The city of Spokane Valley is looking to further snuff out unlicensed pot businesses within its borders.
While the city currently has a moratorium on unlicensed marijuana stores from opening, the City Council is expected to adopt new rules later this year that will allow for the sale of medicinal pot at stores operated by current licensed retailers who receive a medical marijuana endorsement. That would mean all recreational and medical retail sales would be treated the same under the city’s land-use regulations, including zoning and buffer requirements.
The council adopted the moratorium late last year in order to give state legislators time to reconcile medical marijuana rules with those imposed in the wake of Initiative 502 and the state-controlled legalization of recreational pot sales. With the passage of the Cannabis Patient Protection Act and House Bill 2136, licensed sellers will now be able to sell medical marijuana if they receive a state endorsement.
With three licensed pot sellers already in the city limits – plus additional ones outside of Spokane Valley – legal staff members told council members at Tuesday’s study session that there will be plenty of places for customers to go.
“We don’t believe there is a dearth or lack of access to marijuana,” Erik Lamb, deputy city attorney, told the council.
Unlicensed sellers will have to comply with the new rules or shut down by July 2016, he added.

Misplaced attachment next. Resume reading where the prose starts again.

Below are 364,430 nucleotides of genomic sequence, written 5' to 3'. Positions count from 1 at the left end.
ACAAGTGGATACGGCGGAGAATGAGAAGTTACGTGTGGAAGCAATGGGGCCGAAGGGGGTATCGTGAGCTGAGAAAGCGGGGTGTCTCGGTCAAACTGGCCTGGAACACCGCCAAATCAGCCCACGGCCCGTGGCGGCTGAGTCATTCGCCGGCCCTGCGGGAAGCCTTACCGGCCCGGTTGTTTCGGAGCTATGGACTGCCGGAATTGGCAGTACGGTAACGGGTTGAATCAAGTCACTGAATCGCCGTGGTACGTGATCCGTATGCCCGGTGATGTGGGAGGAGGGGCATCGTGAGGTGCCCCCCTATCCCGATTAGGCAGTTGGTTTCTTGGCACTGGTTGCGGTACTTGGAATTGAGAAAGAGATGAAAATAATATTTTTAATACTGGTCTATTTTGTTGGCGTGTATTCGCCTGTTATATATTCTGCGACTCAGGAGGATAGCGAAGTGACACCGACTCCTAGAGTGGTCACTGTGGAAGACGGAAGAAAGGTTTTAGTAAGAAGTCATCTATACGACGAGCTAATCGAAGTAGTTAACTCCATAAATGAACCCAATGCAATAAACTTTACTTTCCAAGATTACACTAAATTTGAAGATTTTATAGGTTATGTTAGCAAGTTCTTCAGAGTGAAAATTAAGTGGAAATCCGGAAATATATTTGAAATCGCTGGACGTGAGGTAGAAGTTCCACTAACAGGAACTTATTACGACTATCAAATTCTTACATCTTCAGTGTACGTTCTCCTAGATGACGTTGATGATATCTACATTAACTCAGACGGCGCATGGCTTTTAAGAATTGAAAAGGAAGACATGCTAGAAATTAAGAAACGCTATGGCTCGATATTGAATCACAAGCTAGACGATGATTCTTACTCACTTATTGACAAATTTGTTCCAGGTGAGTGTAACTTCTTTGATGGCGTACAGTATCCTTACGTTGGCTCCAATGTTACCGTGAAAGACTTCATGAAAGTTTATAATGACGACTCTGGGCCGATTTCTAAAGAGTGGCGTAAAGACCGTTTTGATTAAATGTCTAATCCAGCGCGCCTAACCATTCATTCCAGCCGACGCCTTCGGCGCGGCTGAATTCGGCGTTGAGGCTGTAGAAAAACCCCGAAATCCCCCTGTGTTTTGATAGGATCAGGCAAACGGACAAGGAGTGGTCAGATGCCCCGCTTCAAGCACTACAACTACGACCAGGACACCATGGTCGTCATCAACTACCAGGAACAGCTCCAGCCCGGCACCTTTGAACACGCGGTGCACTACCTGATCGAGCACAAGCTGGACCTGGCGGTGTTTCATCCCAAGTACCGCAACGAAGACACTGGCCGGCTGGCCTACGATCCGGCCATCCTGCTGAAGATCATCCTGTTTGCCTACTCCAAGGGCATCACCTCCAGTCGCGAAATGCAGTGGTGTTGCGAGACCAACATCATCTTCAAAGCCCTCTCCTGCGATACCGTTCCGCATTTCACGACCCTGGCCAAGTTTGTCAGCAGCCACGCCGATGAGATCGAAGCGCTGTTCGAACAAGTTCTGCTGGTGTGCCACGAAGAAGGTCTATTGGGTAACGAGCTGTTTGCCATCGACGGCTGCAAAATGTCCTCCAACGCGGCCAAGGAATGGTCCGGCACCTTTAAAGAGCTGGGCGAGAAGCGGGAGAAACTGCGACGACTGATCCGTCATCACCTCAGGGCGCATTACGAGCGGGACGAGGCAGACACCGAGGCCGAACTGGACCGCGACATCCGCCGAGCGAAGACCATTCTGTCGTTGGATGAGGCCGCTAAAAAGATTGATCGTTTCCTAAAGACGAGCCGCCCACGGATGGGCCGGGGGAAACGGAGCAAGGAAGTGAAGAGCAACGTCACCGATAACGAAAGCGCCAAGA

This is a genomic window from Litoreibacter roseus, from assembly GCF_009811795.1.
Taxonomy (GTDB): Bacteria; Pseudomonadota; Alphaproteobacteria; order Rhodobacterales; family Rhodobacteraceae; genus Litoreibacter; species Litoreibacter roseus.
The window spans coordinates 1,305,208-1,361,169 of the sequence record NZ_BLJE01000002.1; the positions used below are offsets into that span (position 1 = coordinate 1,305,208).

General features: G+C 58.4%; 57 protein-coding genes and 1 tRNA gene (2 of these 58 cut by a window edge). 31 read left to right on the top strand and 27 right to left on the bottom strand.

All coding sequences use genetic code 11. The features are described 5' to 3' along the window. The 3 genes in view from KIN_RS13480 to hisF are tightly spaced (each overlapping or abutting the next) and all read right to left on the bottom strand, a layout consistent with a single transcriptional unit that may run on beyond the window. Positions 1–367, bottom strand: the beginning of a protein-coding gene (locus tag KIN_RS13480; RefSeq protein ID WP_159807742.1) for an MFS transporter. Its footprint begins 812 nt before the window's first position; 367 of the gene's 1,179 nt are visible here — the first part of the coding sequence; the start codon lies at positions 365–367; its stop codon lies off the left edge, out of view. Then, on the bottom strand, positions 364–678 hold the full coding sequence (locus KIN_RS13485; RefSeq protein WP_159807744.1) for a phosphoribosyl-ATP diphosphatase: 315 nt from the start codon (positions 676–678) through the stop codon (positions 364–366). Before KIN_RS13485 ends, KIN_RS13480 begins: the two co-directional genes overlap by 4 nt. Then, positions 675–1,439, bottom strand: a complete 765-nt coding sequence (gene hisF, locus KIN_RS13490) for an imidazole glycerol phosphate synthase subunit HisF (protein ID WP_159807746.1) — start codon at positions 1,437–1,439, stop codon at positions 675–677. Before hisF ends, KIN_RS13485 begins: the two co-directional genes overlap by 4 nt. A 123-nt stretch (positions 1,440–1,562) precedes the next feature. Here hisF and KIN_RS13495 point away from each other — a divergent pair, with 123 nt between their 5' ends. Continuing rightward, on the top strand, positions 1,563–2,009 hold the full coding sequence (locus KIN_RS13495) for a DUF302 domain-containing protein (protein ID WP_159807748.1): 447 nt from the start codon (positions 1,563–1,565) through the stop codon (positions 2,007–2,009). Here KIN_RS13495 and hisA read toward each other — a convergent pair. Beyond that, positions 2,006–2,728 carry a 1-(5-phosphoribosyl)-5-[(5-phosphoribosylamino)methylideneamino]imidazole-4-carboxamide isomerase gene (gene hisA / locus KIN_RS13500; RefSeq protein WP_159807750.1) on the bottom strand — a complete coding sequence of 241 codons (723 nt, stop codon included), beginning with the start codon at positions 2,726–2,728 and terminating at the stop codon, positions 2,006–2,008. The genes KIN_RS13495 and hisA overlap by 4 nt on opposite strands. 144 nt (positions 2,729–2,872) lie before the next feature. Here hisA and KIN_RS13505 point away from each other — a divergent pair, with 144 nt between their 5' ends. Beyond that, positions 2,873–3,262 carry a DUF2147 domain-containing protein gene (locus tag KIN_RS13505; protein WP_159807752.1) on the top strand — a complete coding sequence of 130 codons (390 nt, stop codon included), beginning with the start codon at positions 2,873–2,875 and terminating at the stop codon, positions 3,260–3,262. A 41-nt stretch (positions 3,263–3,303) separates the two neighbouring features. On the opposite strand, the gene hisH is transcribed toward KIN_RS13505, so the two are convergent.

The proposed amended rules will be studied by the Planning Commission next month, with the council members likely having final approval in October or early November – plenty of time before the moratorium expires in December.
City staffers are also recommending prohibiting marijuana cooperatives in Spokane Valley. Cooperatives allow up to 60 plants in a residential home and are more popular in areas where licensed retail shops are not close by. However, qualified patients or designated providers could be allowed to grow their own plants provided its done in an enclosed structure, such as a greenhouse or shop.
Deputy Mayor Arne Woodard said he hopes the state doesn’t license any more retail shops to open in Spokane Valley.
“I don’t see where we need any more access (to marijuana),” he said. “It’s already negatively affecting law enforcement.”
Existing rules that require licensed pot sellers to not be located within 1,000 feet of municipal property, libraries, schools or trails are not expected to change.